Saturday, April 27, 2019

First seek to understand, then to be understood.

The high priest then questioned Jesus about His disciples, and about His teaching. Jesus answered him, “I have spoken openly to the world; I always taught in synagogues and in the temple, where all the Jews come together; and I spoke nothing in secret. Why do you question Me? Question those who have heard what I spoke to them; they know what I said.” When He had said this, one of the officers standing nearby struck Jesus, saying, “Is that the way You answer the high priest?” Jesus answered him, “If I have spoken wrongly, testify of the wrong; but if rightly, why do you strike Me?” So Annas sent Him bound to Caiaphas the high priest. -John 18:19-24 nasb

The above passage is one of the more obscure trials of Jesus. Only the gospel of John mentions Jesus being questioned by the former high priest Annas. A man who was stripped of his official authority by the Roman Empire for performing executions. Yet still maintained some unofficial authority in the eyes of the Jews. But I'm not writing today to talk about the obvious implications of Annas' role in Christ's crucifixion. Instead, I want to look at the less obvious lesson about emotions, and what it adds to my recent writings on the subject. As I have stated earlier, the Bible never uses the word emotion, but Jesus does indirectly address the subject here.

What we see happening is the temple officer rebuking Jesus with an emotional outburst. Jesus then essentially says, if you're accusing me of something, accuse me properly, and specifically. Obviously knowing that he can't in his state of reactionary anger.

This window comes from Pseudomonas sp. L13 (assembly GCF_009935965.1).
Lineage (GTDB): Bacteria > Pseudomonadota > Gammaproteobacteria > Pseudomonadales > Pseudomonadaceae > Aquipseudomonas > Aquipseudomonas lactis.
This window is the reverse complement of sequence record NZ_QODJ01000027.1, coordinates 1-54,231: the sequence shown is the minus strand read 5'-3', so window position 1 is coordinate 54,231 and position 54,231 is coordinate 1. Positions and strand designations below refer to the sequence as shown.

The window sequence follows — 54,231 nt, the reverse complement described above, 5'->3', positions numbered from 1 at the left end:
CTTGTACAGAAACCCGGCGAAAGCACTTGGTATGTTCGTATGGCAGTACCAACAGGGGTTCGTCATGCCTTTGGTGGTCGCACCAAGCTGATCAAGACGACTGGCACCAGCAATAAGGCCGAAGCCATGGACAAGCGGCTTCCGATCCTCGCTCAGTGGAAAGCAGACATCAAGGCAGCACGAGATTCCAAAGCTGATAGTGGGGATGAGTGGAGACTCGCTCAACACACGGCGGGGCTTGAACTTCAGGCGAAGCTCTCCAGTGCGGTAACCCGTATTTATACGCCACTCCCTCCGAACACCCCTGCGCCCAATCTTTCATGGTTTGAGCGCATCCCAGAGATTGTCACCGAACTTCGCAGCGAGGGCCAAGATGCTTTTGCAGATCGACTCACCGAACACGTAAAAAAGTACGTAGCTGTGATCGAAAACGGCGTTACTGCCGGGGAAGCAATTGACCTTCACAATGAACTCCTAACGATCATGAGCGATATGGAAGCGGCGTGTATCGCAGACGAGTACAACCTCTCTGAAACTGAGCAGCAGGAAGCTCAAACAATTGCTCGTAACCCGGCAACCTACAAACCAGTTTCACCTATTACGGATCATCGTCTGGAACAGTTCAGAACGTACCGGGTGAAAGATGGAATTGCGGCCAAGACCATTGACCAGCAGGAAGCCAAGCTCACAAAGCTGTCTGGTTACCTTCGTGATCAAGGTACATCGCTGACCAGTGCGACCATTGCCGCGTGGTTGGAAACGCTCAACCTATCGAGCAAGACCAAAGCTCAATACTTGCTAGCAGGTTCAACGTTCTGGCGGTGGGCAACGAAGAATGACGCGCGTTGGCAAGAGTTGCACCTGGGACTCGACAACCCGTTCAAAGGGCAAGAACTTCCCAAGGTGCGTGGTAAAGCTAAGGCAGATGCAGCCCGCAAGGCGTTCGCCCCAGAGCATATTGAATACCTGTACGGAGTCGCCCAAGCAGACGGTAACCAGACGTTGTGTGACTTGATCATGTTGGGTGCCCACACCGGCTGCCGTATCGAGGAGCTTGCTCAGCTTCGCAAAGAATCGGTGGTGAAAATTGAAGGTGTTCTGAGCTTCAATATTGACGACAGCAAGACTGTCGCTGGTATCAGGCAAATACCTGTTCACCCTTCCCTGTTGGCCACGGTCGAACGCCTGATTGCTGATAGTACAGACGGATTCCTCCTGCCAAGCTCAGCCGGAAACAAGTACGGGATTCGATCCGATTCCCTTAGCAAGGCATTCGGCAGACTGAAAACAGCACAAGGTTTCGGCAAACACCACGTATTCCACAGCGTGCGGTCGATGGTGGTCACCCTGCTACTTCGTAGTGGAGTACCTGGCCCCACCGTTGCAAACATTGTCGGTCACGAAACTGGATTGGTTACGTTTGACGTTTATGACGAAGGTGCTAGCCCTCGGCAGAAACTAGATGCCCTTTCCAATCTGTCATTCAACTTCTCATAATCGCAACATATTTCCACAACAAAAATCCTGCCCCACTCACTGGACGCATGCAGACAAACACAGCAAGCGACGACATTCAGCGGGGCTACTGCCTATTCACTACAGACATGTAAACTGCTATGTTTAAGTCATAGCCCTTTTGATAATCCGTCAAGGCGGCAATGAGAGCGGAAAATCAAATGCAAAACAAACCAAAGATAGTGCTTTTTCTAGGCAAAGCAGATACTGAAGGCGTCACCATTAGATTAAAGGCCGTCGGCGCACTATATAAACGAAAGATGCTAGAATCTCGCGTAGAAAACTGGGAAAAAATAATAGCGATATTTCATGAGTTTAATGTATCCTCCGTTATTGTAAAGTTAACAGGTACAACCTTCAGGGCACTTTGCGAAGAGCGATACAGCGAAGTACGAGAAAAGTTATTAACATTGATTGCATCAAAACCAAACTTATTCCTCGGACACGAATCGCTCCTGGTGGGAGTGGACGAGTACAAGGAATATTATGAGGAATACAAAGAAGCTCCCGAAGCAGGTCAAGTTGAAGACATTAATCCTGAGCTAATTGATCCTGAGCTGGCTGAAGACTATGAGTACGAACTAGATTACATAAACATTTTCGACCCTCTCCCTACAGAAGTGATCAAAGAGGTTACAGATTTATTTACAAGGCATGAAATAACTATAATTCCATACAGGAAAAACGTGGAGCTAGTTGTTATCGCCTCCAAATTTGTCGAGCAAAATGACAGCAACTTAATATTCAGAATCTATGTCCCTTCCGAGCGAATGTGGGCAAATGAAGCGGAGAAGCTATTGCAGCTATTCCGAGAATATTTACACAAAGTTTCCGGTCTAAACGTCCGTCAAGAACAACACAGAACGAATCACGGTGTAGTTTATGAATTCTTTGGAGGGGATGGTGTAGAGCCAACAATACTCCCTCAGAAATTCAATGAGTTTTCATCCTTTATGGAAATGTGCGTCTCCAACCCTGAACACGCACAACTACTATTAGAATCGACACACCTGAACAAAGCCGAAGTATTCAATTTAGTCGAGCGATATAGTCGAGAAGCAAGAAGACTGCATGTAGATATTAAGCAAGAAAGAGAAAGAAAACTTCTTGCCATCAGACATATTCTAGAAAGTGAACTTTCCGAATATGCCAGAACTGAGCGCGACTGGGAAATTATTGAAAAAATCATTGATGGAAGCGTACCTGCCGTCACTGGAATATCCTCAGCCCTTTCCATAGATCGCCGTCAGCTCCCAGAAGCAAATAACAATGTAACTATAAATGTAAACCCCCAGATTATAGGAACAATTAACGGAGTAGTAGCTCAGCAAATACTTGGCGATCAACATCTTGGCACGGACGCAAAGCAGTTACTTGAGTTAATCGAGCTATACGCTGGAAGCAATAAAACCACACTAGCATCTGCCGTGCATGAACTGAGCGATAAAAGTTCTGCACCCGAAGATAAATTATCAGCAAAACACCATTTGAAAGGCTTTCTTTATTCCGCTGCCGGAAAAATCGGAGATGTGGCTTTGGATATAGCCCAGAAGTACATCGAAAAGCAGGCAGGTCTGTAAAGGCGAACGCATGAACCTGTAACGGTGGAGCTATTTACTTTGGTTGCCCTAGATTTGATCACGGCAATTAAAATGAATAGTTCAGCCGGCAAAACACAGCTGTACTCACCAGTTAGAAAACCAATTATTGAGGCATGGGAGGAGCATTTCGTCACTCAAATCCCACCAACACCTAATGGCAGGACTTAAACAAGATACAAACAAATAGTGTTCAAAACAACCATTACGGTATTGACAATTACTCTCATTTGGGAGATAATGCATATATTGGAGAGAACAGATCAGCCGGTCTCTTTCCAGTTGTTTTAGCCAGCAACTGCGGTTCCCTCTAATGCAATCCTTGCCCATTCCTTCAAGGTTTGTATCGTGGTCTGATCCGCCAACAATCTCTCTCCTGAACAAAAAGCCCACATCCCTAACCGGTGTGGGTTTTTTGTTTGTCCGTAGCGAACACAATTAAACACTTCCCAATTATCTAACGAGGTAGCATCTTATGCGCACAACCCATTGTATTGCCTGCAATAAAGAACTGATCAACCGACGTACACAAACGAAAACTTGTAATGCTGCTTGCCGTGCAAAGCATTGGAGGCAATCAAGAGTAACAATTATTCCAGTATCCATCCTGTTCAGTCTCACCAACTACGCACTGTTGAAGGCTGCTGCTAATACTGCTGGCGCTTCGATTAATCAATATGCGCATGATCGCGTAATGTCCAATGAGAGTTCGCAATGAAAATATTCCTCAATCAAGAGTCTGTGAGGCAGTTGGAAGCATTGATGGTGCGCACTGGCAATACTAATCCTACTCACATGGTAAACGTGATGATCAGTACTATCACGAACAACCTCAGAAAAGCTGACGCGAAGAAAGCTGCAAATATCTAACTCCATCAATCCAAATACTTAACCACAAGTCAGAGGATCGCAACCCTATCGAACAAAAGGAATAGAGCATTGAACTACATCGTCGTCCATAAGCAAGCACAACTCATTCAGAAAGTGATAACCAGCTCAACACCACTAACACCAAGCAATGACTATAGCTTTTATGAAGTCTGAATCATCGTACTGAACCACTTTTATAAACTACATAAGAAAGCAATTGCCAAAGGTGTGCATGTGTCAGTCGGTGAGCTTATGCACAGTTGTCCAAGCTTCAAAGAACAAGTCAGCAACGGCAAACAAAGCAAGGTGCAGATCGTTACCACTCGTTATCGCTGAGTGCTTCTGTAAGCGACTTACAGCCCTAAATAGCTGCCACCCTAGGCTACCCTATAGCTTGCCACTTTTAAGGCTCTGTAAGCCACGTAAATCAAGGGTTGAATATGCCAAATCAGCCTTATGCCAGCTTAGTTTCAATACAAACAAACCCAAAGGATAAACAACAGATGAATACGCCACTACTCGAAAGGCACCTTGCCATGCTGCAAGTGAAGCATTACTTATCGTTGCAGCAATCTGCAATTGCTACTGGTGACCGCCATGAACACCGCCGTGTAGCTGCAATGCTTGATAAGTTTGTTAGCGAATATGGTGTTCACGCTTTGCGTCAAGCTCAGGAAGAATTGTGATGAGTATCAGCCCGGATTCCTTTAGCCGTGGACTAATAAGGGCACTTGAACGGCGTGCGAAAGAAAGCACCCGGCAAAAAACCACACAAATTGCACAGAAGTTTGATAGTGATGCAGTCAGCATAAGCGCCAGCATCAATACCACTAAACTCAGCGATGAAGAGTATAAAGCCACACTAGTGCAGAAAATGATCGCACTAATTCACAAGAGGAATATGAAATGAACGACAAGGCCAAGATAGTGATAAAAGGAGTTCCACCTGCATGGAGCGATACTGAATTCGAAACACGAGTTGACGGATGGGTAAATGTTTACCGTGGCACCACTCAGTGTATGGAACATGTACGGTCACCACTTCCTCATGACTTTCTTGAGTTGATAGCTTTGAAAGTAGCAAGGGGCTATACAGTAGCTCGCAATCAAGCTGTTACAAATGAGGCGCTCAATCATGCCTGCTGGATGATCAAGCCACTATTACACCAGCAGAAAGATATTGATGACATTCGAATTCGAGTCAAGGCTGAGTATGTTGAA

Is that not so very indicative of human nature? When we respond when emotions are high, there is often little in the way of discernible facts, logic, or reason within it. Yet, we expect people to know what we mean, yet have the nerve to get more upset when they don't. That is the danger of emotions, one can react to them without examining or even understanding them. Yet, we wonder why things don't turn out better when we indulge them thoughtlessly.

I’m sure we’ve all been in a position where we have asked people to explain themselves after an emotional outburst, but they can’t seem to find the right words, but only add more abstract expressions to their reply. A strong indication that they are only reacting hastily, instead of acting deliberately. That they have not actually examined their own feelings, they are just indulging them blindly. We have all likely been that person at some point as well. Such actions inevitably create confusion, increase animosity, and harms relationships.

Let me be clear, I'm not telling you to suppress or deny your emotions, nor am I telling you to dismiss the feelings of others. None of these common extremes are healthy. Instead, I'm encouraging you to examine your emotions carefully, because real truth lies at the roots of them. You may just find greater understanding of both yourself, and others this way. Be the master of your emotions, don’t let you emotions master you.

When you get down to it, many recent mass shootings are extreme forms of emotional outbursts. Also, many common everyday conflicts occur because we can't accept the fact that other people feel different about issues. Which leads us to try to tell people how they should feel, instead of trying to understand the origin of their feelings. Guess what, people will not change the way they feel just because you demand it of them. You also have no hope of changing a thing if you don't seek to understand what lies at the heart of the issue. Yet, if you did look closer, you may just discover it's not all about your comfort and convenience. Remember, it's very easy to apply logic and reason to other people's problems; but when it's our own situations, it all becomes very complicated by emotion. Image how different our world would be if we would only seek the truth behind our emotions before we acted.

An emotional person expecting you to know what is in their clay jar that they haven't opened.
click to enlarge